Rationale for Using Social Media to Collect Patient-Reported Outcomes in Patients with Celiac Disease | OMICS International | Abstract
ISSN: 2161-069X

Journal of Gastrointestinal & Digestive System
Open Access

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Rationale for Using Social Media to Collect Patient-Reported Outcomes in Patients with Celiac Disease

Park KT1,2*, Merissa Harris3, Nasim Khavari1 and Chaitan Khosla4

1Division of Gastroenterology, Hepatology, and Nutrition, Department of Pediatrics, Stanford University School of Medicine, Stanford, CA, USA

2Center for Health Policy/Primary Care Outcomes Research, Stanford University, Stanford, CA, USA

3School of Medicine, George Washington University, District of Columbia, USA

4Department of Chemistry and Biochemistry, Stanford University, Stanford, CA, USA

*Corresponding Author:
750 Welch Road, Ste 116
Palo Alto, CA 94304, USA
Tel: 650-723-5070
E-mail: [email protected]

Received date: December 07, 2013; Accepted date: January 27, 2014; Published date: February 06, 2014

Citation: Park KT, Harris M, Khavari N, Khosla C (2014) Rationale for Using Social Media to Collect Patient-Reported Outcomes in Patients with Celiac Disease. J Gastroint Dig Syst 4:166. doi:10.4172/2161-069X.1000166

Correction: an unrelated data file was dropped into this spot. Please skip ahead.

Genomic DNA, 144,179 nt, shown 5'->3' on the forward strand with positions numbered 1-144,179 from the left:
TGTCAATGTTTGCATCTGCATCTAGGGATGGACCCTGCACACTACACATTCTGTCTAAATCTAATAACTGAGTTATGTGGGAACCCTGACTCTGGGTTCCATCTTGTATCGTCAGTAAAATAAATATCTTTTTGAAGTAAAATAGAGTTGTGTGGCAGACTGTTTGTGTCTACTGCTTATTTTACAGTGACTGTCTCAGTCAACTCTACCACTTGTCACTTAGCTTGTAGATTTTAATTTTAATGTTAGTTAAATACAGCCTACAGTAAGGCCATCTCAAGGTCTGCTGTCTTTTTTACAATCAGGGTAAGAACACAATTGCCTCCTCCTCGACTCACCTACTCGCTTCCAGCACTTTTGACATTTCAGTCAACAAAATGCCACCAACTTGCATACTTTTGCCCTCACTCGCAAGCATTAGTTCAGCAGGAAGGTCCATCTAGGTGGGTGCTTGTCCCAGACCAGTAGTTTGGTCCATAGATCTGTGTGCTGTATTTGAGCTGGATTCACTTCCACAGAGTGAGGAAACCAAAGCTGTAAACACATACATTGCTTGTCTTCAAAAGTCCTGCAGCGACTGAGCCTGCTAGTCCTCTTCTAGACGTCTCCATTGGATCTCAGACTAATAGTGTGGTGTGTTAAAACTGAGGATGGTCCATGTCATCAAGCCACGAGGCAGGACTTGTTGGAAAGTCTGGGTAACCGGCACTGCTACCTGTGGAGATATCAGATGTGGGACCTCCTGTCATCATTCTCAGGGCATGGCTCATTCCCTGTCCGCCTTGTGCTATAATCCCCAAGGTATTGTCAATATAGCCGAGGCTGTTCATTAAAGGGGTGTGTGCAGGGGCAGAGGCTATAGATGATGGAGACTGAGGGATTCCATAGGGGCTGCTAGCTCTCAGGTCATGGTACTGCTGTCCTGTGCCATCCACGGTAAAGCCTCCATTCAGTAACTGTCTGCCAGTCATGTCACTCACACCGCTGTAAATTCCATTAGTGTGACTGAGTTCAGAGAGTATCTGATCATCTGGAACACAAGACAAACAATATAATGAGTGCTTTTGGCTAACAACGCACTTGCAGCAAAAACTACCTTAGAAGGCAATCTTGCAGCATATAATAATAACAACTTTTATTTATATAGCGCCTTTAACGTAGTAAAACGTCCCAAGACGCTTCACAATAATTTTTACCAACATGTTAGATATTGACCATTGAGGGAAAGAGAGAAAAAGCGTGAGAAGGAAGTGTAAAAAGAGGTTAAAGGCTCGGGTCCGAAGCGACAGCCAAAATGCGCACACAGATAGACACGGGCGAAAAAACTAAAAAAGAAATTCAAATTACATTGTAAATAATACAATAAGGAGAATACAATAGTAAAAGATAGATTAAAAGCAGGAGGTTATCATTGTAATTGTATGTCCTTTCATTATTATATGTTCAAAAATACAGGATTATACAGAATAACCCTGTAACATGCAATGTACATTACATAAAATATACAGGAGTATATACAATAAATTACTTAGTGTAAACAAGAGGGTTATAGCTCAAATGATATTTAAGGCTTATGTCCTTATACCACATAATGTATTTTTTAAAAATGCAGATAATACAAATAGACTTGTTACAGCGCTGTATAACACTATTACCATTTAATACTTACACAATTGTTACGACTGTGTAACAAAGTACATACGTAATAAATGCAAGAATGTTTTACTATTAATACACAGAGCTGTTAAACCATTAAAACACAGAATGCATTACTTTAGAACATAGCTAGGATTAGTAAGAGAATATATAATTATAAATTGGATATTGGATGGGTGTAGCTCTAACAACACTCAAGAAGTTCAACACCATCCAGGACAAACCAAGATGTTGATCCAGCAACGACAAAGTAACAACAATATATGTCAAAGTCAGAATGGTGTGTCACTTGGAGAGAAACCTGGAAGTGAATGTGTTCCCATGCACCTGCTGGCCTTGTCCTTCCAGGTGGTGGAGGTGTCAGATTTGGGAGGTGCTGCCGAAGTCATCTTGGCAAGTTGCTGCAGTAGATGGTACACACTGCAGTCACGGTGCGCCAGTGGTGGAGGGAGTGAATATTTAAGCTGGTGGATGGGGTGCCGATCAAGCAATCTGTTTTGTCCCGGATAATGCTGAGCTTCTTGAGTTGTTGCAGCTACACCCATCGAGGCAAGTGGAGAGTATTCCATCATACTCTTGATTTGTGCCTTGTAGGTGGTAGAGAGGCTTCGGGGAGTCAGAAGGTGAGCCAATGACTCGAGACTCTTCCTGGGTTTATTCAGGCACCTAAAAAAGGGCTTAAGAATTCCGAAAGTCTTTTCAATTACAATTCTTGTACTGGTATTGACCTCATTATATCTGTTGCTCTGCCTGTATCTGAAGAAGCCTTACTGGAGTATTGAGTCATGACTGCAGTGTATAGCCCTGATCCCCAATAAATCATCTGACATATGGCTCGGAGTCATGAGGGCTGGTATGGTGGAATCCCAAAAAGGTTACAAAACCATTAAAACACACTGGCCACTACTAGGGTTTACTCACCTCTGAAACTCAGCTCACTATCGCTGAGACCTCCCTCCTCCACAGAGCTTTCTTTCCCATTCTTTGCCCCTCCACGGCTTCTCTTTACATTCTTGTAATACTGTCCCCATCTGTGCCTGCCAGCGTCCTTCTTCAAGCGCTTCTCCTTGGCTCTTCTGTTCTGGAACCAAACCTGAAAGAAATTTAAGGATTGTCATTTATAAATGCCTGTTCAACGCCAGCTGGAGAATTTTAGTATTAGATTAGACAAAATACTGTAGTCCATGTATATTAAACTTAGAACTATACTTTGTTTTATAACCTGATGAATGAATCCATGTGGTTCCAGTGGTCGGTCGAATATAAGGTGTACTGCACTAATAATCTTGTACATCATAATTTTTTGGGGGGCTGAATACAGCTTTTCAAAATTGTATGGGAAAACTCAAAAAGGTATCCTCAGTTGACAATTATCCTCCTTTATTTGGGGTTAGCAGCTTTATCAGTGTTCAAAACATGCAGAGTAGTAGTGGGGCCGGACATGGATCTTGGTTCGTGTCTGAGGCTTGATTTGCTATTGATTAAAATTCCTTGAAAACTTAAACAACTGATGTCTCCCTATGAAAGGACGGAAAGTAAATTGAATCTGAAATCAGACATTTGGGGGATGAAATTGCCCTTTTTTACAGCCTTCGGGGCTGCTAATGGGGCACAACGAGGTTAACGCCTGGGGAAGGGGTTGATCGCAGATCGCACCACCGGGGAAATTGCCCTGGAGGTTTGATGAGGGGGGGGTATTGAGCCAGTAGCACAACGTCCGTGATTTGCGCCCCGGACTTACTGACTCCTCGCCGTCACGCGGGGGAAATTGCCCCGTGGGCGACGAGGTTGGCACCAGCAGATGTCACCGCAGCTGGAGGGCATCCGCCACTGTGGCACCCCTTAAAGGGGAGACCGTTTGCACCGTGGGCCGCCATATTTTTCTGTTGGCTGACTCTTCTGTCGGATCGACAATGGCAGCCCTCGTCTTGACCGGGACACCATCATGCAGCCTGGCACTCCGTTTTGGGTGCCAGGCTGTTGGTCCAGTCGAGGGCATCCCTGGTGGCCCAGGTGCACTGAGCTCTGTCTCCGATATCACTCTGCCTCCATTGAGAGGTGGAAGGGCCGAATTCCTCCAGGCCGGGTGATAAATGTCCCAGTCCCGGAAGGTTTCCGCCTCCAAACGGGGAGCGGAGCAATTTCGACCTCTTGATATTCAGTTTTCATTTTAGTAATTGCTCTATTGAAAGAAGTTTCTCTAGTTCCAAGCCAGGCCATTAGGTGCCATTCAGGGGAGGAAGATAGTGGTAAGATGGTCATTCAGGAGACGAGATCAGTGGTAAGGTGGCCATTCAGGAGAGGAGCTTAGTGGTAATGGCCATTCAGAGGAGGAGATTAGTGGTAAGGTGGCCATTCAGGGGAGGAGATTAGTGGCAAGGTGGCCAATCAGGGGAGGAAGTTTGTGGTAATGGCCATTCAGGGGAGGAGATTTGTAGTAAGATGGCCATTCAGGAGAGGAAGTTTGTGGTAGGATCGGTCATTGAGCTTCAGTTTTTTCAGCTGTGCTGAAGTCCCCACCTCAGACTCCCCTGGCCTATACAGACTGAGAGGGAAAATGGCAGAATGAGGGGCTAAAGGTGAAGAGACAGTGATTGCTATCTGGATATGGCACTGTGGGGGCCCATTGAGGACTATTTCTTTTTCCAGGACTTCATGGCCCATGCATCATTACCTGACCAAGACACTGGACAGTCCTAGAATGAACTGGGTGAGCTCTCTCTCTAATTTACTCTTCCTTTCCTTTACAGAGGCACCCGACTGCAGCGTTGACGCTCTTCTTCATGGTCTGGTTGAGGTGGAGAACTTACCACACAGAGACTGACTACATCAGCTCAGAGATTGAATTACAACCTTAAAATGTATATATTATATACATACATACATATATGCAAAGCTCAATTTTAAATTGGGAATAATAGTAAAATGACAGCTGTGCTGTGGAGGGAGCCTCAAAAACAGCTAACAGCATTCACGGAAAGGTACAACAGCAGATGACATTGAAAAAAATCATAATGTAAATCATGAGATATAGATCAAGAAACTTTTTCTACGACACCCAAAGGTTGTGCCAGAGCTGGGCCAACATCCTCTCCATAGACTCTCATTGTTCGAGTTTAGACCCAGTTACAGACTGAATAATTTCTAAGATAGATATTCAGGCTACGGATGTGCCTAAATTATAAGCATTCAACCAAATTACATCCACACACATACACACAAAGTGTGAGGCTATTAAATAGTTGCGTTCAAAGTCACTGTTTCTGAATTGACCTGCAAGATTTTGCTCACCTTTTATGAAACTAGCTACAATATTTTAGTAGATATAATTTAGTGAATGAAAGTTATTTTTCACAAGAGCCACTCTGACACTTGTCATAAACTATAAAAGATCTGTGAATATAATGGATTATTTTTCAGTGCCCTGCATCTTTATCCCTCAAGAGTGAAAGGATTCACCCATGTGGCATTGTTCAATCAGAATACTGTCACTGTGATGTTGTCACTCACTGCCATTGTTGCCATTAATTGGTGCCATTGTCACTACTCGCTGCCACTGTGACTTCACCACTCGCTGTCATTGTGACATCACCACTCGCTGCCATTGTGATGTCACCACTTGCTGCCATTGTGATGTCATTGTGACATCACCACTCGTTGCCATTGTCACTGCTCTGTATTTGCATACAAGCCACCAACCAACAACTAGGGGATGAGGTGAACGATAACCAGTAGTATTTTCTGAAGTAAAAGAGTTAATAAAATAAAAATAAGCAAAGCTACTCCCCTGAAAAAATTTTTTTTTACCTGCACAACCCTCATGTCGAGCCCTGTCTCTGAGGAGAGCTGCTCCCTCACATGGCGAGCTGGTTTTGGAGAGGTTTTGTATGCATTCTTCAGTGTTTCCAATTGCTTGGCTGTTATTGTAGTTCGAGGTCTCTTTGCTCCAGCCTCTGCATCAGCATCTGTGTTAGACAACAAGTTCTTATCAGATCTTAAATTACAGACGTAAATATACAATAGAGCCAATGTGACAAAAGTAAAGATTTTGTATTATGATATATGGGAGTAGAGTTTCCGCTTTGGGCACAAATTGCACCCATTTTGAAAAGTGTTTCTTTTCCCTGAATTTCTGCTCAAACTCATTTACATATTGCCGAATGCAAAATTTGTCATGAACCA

Copyright: © 2014 Park KT, et al. This is an open-access article distributed under the terms of the Creative Commons Attribution License, which permits unrestricted use, distribution, and reproduction in any medium, provided the original author and source are credited.


Patients with celiac disease (CD) are increasingly interconnected through social media, exchanging patient experiences and health-tracking information between individuals through various web-based platforms. Social media represents potentially unique communication interface between gastroenterologists and active social media users – especially young adults and adolescents with celiac disease-regarding adherence to the strict gluten-free diet, gastrointestinal symptoms, and meaningful discussion about disease management. Yet, various social media platforms may be underutilized for research purposes to collect patient-reported outcomes data. In this commentary, we summarize the scientific rationale and potential for future growth of social media in patient-reported outcomes research, focusing on college freshmen with celiac disease as a case study and provide overview of the methodological approach. Finally, we discuss how social media may impact patient care in the future through increasing mobile technology use.